What about a career? You might find that you want to become a diplomat and travel the world. You can pick up several languages along the way!

These would all be better reasons than “Ghana is surrounded by French speaking countries.” She made it sound like a rash – some sort of imminent invasion in which we would all be swallowed up in a cloud of ‘r’ induced spittle. (I couldn’t stand the way she said cherchè…like her throat was going to rupture at any moment. She took it as a personal affront if we did not hawk phlegm when we pronounced our r’s.)

 

Is there a language you wish you had the opportunity to learn? Have you encouraged your children to learn your native tongue? Some people have shame surrounding their mother tongue. They feel it is not “genteel” enough. Discuss! ↓

 

Oh, and if you’re ever in the mood for a literary treat, visit Jemila’s blog at http://www.jabdulai.com. The woman is sick with the vocabulary. You will be amazed!

  • Reblogged this on Speak Ghana.

  • Nana Ama

    Ok, this is a long one.
    It is a great shame that both public and private education policies in African countries prioritise the languages of the erstwhile colonial masters. We are simply buying into and continuing their xenophobic decisions not to learn nor speak their neighbours’ language! And thereby regrettably alienate our children, mutely accepting that their brains are defective! A large majority of Chinese, Indian, Latino, Eastern Europeans make sure their children speak their mother tongues. African parents are “advised” not to speak their own tongues but to stick to the European language, in order not to “confuse” their children! Biiiig mistake! Not true! All children have a listening phase when learning a language, and definitely discern and process words between and across languages. Why are children from other nationalities hailed as brilliant multi-linguists and ours too dumb to do the same? African parents! Wake up!
    People my generation and older (50s+) grew up speaking our mother tongues at home, pick up the language of the local people (if we were internal migrants) and learn the tongues of our playmates to boot! All done effortlessly as if by osmosis! I spoke Fante at home, Ga in school was taught in English and picked up Hausa with my playmates. (We lived in a part of Accra, where most of the jockeys, all Northerners, lived, very close to the Race Course, which was pulled down to build the Accra Conference Centre and new Parliament buildings).
    None of us spoke English when we started Class One. We had a great teacher, Mrs Rowena Brown, all of a slender 5ft nothing, not much bigger than her charges! She taught us to say “Please Mrs Brown, may I…” Something must have been lost in the translation, because we all thought her name was “Please Mrs Brown”!😂 As in “You wait! I will tell Please-Mrs-Brown!”
    By the end of the first term we were rattling away in English! I got my first ever prize for proficiency in English on Prize Giving Day in the last week of that academic year. It was a Ladybird copy of the Elves and the Shoemaker.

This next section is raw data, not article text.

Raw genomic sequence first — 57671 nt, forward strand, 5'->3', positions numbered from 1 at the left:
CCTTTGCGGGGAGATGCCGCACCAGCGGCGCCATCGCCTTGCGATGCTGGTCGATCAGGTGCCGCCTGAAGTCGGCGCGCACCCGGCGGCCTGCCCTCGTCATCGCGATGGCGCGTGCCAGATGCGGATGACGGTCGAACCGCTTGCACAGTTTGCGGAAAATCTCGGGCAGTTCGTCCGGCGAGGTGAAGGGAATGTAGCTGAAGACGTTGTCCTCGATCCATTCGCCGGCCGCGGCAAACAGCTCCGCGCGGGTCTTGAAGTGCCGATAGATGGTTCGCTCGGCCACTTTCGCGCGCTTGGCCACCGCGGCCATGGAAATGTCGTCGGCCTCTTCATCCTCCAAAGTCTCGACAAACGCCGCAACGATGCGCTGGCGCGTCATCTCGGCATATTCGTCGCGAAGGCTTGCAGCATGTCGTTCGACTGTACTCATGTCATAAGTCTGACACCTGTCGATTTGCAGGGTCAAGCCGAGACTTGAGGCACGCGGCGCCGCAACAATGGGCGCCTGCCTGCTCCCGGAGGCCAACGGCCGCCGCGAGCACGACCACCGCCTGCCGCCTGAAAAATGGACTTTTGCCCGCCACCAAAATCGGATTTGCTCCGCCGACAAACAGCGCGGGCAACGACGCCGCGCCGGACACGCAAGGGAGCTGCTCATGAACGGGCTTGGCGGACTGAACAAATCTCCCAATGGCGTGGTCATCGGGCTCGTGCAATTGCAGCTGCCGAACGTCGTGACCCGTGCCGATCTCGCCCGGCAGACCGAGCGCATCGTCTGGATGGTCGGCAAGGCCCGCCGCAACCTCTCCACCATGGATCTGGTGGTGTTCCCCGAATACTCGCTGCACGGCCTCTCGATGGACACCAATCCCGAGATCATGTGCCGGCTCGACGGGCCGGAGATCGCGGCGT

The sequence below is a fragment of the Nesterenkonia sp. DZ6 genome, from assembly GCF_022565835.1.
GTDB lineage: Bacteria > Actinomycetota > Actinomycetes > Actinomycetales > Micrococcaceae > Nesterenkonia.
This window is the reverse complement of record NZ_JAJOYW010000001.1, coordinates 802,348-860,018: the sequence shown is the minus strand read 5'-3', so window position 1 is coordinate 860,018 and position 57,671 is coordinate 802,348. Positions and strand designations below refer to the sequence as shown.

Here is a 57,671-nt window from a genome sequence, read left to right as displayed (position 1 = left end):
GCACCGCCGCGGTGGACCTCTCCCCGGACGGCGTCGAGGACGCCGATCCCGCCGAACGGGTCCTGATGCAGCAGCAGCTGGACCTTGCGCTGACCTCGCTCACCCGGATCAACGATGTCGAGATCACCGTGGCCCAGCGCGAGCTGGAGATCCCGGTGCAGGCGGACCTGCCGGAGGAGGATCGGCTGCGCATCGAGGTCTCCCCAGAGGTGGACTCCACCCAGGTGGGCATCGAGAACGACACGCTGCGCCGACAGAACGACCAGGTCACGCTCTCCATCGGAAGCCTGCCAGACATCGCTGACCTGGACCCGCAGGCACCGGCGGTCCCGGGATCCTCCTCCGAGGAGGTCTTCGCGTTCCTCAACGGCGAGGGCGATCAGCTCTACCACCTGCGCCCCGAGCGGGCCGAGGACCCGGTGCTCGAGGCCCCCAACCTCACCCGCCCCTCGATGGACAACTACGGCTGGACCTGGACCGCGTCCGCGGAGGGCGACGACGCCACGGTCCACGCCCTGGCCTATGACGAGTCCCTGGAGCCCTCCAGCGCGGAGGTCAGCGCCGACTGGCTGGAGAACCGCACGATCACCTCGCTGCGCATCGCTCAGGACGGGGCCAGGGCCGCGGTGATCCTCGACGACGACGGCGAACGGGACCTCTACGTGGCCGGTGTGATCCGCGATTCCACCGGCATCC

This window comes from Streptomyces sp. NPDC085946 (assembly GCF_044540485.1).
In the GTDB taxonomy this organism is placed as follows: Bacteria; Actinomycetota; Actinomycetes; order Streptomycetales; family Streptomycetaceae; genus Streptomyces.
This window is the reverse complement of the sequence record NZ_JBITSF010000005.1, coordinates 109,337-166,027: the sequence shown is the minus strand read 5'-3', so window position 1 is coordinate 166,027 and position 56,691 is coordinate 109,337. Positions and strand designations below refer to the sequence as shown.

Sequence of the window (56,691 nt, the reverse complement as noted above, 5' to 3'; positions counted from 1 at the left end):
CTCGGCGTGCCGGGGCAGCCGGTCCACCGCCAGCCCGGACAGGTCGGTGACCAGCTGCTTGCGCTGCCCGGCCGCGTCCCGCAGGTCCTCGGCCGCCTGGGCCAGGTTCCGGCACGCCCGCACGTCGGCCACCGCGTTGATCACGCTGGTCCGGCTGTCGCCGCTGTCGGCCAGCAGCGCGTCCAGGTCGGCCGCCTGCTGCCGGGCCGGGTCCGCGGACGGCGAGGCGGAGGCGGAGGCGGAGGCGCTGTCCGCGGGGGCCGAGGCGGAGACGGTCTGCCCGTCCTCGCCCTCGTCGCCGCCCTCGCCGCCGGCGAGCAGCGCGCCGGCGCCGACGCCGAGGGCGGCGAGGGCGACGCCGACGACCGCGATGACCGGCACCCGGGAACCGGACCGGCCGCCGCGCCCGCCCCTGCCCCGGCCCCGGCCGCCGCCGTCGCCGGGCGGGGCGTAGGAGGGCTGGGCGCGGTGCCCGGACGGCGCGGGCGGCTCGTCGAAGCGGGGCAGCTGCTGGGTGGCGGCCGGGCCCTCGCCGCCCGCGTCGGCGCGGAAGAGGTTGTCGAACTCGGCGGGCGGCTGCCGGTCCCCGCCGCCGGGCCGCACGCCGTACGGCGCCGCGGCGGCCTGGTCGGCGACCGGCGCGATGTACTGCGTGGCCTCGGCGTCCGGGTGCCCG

Our school playground was a veritable Tower of Babel, and several of us, including me were unofficial interpreters for newly arrived schoolmates who did not speak Ga, English or any of the Akan dialects.
    So learning French for the first time in secondary school was no biggie. And as most of my classmates thought it was cool to dodge French classes, there was no competition to speak of. Our teachers were from the French version of the Peace Corps. So the diligent ones amongst us got the accent, grammar and diction from these teachers who were ever so grateful for and ready to work with those students who wanted to learn their beautiful but difficult language!
    Years later I trained as a languages teacher, what else? (double major French and English).
    Every job I have had since I was sixteen was because I speak several languages. As our people say “You become a different person with every language you speak!” Ok, shades of schizophrenia, but it certainly makes life very enjoyable, switching cultural persona to fit the tongue I choose to communicate in!

    • Thank you for the insightful comments Nana! I always appreciate them. You are so right on all aspects, I feel particularly on the notion that eschew knowledge local languages for foreign ones. I’ve never quite understood the reasoning that speaking Twi would ruin your English! Now we have whole generations of children who have grown up without knowing their mother tongue and who have never left Ghana!
      We need a Renaissance, and now!

  • Well i wish i spoke Spanish not that i realise a need for it now, i Just love the sound of that language. I however studied french at the university, so it helps in understanding some basic spanish. Understanding a language in a way makes you understand and be a part of that culture. It helps in appreciating other people and cultures. I do speak three northern languages; buli, kasem and frafra. Cant say much for my twi though.